"It's actually Caliban's native religion that allows Prospero to put his magic into practice," says Anderson. "Miranda and Prospero are a bridge between two different worlds."

Theater Schmeater

Fri., July 8–Sat., Aug. 6; 206-324-5801 or www.schmeater.org

Schmeater is a popular Capitol Hill venue year-round, and Weekly readers named the space Seattle's Best Fringe Theater in 1998 and '99, then again in 2002 and '03. The company offers one outdoor production each year, usually something lighthearted—spending essentially the couple-thousand dollars required to produce a regular show less set, sound, lights, and any higher message.

"I choose [the summer show] based on what I think families and kids are going to like," says artistic director Rob West. "I avoid Shakespeare at all costs, since there's enough of that."

This season:

The Three Musketeers

"I wanted something a little more active this year," West says.

Alexandre Dumas' classic swashbuckler, directed by Beth Peterson, was exactly what he was looking for.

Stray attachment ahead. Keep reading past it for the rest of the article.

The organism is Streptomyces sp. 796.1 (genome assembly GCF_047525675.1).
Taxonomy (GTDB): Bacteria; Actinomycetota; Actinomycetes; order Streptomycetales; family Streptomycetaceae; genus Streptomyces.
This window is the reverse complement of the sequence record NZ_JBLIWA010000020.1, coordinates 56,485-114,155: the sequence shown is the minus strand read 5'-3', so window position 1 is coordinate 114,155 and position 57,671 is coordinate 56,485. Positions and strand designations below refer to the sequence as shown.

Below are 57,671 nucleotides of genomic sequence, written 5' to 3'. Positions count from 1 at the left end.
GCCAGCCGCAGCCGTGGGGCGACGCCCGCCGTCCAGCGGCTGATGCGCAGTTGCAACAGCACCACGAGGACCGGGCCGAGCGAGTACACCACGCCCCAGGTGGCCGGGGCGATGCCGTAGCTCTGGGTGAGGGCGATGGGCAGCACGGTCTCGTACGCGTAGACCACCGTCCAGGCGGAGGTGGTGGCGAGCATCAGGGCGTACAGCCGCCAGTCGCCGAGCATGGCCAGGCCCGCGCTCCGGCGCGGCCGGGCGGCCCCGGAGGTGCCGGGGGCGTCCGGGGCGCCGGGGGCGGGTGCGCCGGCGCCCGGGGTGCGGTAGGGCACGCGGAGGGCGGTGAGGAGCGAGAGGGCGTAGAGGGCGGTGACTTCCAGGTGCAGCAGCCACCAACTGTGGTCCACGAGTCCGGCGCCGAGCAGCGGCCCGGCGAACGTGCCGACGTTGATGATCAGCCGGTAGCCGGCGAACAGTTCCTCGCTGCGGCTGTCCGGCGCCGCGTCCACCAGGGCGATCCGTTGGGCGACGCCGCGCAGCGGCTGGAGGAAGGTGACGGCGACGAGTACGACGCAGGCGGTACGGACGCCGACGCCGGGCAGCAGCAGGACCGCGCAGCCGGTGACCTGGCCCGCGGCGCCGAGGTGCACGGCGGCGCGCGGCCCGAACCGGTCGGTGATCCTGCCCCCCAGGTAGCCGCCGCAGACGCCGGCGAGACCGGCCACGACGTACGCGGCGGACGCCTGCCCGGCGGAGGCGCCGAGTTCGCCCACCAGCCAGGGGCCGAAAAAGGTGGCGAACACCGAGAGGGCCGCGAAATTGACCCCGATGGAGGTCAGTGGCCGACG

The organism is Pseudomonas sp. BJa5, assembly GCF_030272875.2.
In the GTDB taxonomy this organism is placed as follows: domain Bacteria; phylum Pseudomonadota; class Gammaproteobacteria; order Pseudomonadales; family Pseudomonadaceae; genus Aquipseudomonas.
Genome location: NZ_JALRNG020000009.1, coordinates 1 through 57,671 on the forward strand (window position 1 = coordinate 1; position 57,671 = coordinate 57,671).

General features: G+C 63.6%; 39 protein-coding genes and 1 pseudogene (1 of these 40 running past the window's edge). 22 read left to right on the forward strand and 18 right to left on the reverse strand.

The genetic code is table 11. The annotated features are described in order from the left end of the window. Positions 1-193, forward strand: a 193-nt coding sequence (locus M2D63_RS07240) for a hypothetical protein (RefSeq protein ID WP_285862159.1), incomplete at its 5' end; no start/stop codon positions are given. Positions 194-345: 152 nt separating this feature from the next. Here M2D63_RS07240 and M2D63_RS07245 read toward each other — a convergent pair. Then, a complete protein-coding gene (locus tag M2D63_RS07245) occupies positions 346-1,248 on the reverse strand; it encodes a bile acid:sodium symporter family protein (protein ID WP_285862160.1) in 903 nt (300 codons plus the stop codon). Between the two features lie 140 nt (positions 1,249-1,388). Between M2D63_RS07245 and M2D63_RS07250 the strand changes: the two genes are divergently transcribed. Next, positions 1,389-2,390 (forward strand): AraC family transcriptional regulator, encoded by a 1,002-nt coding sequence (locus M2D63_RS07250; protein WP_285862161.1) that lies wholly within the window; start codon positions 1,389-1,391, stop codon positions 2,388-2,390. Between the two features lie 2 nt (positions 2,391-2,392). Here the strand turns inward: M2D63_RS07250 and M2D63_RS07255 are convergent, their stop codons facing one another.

"I wanted an action film in the park," he laughs, "I [told] Beth, 'I want an hour of fighting, and a half-hour of dialogue.'"

Troupe du Jour

Opens Fri., June 3; www.troupedujour.org

It's only been around for a year, and board Vice President Chryste Call says the company's park offering is the result of a Society for Creative Anachronists booking: "It's being performed at some SCA event, and, honestly, we just wanted to give the ensemble more opportunities to perform it."

This season:

Misconceptions

An empty stage is all that's needed for this show, written by a Troupe du Jour member, about a young woman's desire to act—and the gender-bending required to do so in Elizabethan England.

swiecking@seattleweekly.com